The big daddy of the C-Class convertibles is the AMG C63S. The 4-liter biturbo V8 puts out 510 horsepower and 516 pound-feet of torque, all going to the rear wheels through a seven-speed automatic transmission. My driving partner was behind the wheel for the curvy bits, where the rear kicked out on him pretty easily. The Sport Plus mode ratchets up the stiffness in the chassis to a point not felt in the other two convertibles. The transmission can be locked into manual mode, like the C43, but the lack of two extra gears means the car wails a bit more when pushed to the limit.

2017 Mercedes Benz C-class convertible
Emme Hall/Roadshow

My driving segment was on a high-speed highway, where I felt comfortable pushing the C63S to 111 miles per hour and the AMG still had more in her. In fact, one of my colleagues saw 124 miles per hour, but that's a bit much for me on a public road.

Of the three, the AMG C43 offers the best driving experience. Sure, it doesn't have the same numbers as the C63S, but I was able to use more of the power on public roads in a safe manner. The C300 was just a bit too tame for my blood, but it should satisfy those who just want to drive a Mercedes-Benz and aren't necessarily worried about sports car performance.

The C-class convertibles will be available this fall. No word on pricing yet, but a Mercedes-Benz rep said the convertibles should be priced close to the coupe variants.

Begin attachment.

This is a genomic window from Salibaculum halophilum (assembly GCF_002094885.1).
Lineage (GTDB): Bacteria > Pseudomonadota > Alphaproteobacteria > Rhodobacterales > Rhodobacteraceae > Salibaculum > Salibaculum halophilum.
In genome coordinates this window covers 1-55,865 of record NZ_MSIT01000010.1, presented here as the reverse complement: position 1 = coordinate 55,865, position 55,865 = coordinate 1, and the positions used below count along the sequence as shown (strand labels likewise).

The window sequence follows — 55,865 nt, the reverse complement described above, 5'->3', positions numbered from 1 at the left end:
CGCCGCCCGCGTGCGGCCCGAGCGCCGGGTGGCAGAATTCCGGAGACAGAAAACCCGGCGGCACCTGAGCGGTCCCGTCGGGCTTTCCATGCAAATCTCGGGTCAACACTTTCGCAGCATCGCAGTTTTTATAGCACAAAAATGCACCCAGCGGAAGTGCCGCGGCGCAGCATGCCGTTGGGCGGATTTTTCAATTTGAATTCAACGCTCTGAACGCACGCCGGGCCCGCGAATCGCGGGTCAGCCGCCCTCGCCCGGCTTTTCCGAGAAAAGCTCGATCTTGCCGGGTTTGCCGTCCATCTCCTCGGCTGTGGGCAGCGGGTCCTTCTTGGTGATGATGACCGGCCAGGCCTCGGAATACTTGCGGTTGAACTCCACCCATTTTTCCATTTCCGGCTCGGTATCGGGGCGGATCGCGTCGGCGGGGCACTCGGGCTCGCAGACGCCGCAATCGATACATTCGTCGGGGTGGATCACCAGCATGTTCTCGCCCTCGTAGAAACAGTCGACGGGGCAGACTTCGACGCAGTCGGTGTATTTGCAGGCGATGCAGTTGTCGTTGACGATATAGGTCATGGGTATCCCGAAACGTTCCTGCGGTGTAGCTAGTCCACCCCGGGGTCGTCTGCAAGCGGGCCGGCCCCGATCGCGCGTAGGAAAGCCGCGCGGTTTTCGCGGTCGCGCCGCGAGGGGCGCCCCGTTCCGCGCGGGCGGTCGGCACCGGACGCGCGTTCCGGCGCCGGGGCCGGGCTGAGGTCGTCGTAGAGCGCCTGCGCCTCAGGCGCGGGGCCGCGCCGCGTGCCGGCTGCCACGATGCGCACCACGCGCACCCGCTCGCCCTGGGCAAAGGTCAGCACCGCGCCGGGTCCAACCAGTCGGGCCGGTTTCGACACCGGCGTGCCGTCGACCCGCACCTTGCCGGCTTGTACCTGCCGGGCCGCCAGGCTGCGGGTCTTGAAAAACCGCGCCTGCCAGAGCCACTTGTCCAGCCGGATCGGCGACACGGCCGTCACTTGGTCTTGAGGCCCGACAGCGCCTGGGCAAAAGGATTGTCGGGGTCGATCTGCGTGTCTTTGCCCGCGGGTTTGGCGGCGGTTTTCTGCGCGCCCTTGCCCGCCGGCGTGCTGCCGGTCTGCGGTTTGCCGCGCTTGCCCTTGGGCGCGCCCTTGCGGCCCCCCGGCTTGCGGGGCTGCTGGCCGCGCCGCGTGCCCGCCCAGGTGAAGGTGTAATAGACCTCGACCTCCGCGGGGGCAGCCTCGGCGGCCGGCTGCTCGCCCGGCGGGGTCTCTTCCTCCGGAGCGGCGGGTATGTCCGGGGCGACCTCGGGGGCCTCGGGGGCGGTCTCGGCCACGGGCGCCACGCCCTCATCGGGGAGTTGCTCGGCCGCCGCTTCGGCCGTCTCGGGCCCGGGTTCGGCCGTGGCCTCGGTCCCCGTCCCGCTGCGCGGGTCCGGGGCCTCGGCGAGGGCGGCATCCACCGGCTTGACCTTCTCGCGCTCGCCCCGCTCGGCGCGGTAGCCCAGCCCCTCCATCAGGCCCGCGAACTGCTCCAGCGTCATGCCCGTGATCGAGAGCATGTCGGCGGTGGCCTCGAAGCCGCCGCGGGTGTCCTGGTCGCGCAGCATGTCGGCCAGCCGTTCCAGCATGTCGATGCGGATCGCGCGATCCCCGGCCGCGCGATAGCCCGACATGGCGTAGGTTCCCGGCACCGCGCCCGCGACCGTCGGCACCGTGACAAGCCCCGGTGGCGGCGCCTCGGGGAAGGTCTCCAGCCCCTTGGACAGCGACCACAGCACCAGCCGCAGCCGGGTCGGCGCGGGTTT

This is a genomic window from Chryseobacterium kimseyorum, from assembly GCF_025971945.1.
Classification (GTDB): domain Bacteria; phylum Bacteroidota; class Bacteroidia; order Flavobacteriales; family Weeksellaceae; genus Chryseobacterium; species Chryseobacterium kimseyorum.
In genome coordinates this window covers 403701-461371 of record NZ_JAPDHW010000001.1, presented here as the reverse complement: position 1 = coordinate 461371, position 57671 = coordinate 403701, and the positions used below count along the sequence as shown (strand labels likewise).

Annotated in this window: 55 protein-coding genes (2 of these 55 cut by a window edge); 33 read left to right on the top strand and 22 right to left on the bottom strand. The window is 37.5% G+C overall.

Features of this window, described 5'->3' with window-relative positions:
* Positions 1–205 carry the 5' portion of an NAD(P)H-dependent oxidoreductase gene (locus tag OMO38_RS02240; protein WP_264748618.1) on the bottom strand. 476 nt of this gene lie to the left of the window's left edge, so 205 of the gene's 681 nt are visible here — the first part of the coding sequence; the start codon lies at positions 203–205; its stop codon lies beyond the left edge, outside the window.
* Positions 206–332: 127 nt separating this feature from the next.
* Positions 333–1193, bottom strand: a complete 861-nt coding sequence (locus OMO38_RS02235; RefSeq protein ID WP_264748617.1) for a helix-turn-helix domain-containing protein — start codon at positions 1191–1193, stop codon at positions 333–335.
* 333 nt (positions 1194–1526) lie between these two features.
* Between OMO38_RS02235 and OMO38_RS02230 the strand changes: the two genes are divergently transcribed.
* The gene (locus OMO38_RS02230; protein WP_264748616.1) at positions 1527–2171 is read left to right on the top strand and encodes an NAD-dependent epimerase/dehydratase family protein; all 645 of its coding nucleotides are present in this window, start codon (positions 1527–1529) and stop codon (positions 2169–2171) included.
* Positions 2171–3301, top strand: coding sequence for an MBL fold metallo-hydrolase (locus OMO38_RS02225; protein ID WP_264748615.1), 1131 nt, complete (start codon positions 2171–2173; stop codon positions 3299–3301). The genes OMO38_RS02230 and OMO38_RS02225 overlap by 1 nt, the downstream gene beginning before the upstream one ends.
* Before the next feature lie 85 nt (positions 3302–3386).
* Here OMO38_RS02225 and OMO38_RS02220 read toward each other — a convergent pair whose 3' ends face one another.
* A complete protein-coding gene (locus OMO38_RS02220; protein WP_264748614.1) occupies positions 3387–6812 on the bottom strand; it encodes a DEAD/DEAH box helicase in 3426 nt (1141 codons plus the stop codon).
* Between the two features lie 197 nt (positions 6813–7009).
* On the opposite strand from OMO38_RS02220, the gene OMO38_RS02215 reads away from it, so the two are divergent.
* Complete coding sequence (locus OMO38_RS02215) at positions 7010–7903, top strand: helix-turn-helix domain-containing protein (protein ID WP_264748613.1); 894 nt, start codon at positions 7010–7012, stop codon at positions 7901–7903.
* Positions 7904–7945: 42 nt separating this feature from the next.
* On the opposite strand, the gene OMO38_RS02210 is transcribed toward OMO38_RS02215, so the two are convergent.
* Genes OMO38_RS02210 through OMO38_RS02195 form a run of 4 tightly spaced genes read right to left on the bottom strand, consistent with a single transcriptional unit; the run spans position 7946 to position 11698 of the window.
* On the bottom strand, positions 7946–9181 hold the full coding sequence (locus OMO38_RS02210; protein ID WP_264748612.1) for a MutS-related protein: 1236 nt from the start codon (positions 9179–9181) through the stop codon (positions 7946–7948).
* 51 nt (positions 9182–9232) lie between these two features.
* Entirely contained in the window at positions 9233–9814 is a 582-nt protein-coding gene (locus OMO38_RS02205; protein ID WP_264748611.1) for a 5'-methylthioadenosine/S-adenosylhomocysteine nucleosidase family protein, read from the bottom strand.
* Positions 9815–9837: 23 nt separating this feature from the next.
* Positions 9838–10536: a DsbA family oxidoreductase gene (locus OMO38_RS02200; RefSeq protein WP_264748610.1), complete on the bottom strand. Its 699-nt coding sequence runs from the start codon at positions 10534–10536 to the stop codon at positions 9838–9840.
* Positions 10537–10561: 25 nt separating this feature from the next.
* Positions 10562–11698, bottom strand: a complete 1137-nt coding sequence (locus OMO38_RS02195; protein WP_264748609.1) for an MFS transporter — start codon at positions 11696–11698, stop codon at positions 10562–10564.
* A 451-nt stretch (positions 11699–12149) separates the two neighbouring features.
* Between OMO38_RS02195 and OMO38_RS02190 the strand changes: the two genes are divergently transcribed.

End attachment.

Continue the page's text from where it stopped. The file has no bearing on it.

Close
Drag

Above, some footage of an earlier iteration of the Mercedes-Benz C Class from the 2014 Detroit auto show.

CNET accepts multiday vehicle loans from manufacturers in order to provide scored editorial reviews. All scored vehicle reviews are completed on our turf and on our terms. However, for this feature, travel costs were covered by the manufacturer. This is common in the auto industry, as it's far more economical to ship journalists to cars than to ship cars to journalists. The judgments and opinions of CNET's editorial team are our own and we do not accept paid editorial content.

 

Discuss: 2017 Mercedes-Benz C-Class C300 Sedan

Conversation powered by Livefyre